Could the complexity of the internal arrangement be intentional, destined to hide the proceedings of some funeral or initiation rite? The presence of a fired clay area located in the centre of the central monument’s unique room weighs in favour of this hypothesis. Ritual fires were lit, as reflected by the presence of ashes. The “torre” is a fire temple, however, we do not know the purpose of these fires. Are they linked to initiation rites, deaths, natural events, or divinities?
The Corsican “torre”, the Sardinian “nuraghi”, Balearic “talayots”, are all part of a large Mediterranean architectural family, who use the cupola in the construction of circular monuments. The covering of the “torre” is no longer made of straw or wood, but instead made of a false vault of corbelled stones, that funnel around the top.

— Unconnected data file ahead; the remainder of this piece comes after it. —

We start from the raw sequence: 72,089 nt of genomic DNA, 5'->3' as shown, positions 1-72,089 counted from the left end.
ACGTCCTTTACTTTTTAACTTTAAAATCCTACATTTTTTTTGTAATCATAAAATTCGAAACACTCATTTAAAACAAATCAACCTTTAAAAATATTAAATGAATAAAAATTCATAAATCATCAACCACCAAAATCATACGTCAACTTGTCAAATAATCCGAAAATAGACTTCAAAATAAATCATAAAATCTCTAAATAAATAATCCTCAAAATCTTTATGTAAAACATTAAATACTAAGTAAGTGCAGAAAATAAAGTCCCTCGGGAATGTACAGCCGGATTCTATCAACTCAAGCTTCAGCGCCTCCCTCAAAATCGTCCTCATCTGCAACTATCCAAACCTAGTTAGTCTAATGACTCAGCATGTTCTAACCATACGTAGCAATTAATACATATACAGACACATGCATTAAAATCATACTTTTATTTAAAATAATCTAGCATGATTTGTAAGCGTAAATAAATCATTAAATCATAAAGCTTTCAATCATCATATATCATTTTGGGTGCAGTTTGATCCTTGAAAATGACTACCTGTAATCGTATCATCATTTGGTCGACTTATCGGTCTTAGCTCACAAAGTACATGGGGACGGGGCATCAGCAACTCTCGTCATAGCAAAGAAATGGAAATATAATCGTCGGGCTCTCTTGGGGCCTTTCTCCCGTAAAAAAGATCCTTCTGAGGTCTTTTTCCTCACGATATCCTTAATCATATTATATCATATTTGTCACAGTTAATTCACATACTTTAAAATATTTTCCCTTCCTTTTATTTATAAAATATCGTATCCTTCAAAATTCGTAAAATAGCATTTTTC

The Torrean monuments of Filitosa were not only a refuge or a place of worship; they were also used as warehouses for food supplies or weapons, or as an observation site.